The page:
How to make homemade salsa verde

Photo: cheche22 (iStock)

Read, study, YouTube as much as you want, there are still surprises to growing your own fruits and vegetables. Over the three summers my boyfriend and I have been earnestly growing our garden, we’ve learned that what works in books isn’t guaranteed to work in our backyard, and conversely, that certain plants grow like absolute weeds for us. In that latter category: Tomatillos.

So many roasting tomatillos
Photo: Kate Bernot
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I couldn’t believe their exuberance last year, not just poking their way out of the ground but almost thrashing up toward the sun’s rays, then exploding with lantern-like paper shells, each holding a tomatillo in progress. Once they’d ripened, we found ourselves inundated with the tiny green fruits, wondering how we’d possibly find enough applications for the bounty. We needn’t have worried.

We made big batches of oven-roasted salsa verde, tweaking a basic tomatillo/onion/garlic/cilantro/jalapeno recipe to our liking, freezing containers for use all year long. I figured the tomatillo salsa would be a bright, acidic, lightly sweet counterpart to the standard tomato salsas at our summer parties, and it is. In his new cookbook Tu Casa Mi Casa, acclaimed Mexico City chef Enrique Olvera describes tomatillos as possessing a “faint jammy sweetness,” which is a welcome variation from salsa roja. (Try charring the tomatillos in cast iron to get an earthy, smoky component.)

But its applications are much more varied. We use salsa verde to top nachos, swipe it inside steak and fish tacos, serve it alongside scrambled eggs, splash it into posole, and use it as the base for an astoundingly easy enchilada sauce: Start with a jar of the salsa and add chicken stock to it in a 2:1 salsa-to-broth ratio, then add leftover or store-bought rotisserie chicken. Simmer. Spoon the chicken into enchiladas, spread the sauce over it. Bake. Forgive yourself for eating the salsa straight from the jar with a spoon.


Photo: Araceli Paz
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Cooked Salsa Verde

Adapted from Tu Casa Mi Casa: Mexican Recipes For The Home Cook by Enrique Olvera with Luis Arellano, Gonzalo Goût, Daniela Soto-Innes, and with a foreword by Peter Meehan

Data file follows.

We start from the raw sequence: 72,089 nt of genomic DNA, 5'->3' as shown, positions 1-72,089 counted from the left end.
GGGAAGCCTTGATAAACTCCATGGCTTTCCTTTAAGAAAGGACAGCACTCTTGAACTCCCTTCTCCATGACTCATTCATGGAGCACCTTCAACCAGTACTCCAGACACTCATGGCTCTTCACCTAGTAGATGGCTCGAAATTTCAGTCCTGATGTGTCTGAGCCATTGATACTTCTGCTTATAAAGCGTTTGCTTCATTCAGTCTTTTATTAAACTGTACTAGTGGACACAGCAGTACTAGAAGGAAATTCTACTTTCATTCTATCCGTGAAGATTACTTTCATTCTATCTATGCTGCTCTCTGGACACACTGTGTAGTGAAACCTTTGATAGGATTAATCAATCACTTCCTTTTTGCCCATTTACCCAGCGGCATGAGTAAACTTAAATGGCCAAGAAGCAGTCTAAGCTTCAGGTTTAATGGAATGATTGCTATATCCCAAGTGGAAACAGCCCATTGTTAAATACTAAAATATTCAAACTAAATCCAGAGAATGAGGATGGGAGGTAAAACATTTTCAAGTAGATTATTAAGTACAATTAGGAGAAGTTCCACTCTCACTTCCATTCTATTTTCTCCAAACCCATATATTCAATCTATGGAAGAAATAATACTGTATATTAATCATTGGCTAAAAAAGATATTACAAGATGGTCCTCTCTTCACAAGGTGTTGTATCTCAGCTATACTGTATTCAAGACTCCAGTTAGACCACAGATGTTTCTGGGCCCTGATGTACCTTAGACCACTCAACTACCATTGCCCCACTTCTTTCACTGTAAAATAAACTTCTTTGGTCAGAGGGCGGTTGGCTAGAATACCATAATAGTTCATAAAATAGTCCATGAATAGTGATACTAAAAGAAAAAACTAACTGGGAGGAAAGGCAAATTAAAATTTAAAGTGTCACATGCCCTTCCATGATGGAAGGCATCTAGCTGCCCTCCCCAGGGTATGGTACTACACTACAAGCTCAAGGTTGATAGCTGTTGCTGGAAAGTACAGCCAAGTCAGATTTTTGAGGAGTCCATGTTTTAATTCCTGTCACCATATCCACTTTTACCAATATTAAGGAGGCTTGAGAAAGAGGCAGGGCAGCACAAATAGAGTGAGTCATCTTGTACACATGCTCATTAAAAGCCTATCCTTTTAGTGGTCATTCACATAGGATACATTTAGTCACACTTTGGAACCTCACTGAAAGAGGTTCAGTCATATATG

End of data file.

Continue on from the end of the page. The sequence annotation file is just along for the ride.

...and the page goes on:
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You can make cooked salsa by charring the ingredients over heat or simmering them in water. The flavor profile is obviously very different. Charring gives you a smoky concentrated flavor that is perfect for salsas used as condiments. Water-cooked salsas tend to be better options for stews or longer cooking times.

  • 5 large tomatillos, husked and rinsed
  • 1/4 large white onion
  • 2 fresh serrano chiles, or to taste
  • 1 garlic clove, unpeeled
  • 1/2 cup chopped fresh cilantro
  • Salt, to taste

Charred: Place a comal or frying pan over high heat. Place the tomatillos, onion, serranos, and garlic on the hot comal and char on all sides, about 20 minutes. Remove from the heat and cool to room temperature. Transfer all the charred ingredients to a molcajete or blender, add the cilantro and salt to taste, and blend until chunky. Serve at room temperature or store in an airtight container in the refrigerator for up to one week.

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Simmered: Peel the garlic. In a medium pot, combine the tomatillos, onion, serrano, and garlic. Add enough water to cover the ingredients and simmer over medium heat until the tomatillos are a pale green, 10–15 minutes, taking care to not let the water boil so they don’t burst. Drain and let cool to room temperature. Transfer to a blender and pulse until broken down. Add the cilantro (coriander) and salt to taste, and blend until smooth. You can serve right away or fry in a hot pot with some vegetable oil. Serve warm or at room temperature, or store in an airtight container in the refrigerator for up to one week, or in the freezer for up to one month.


Recipe reprinted with permission from Tu Casa Mi Casa: Mexican Recipes For The Home Cook by Enrique Olvera, copyright © 2019. Published by Phaidon.

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About the author

Kate Bernot

Kate Bernot is managing editor at The Takeout and a certified beer judge.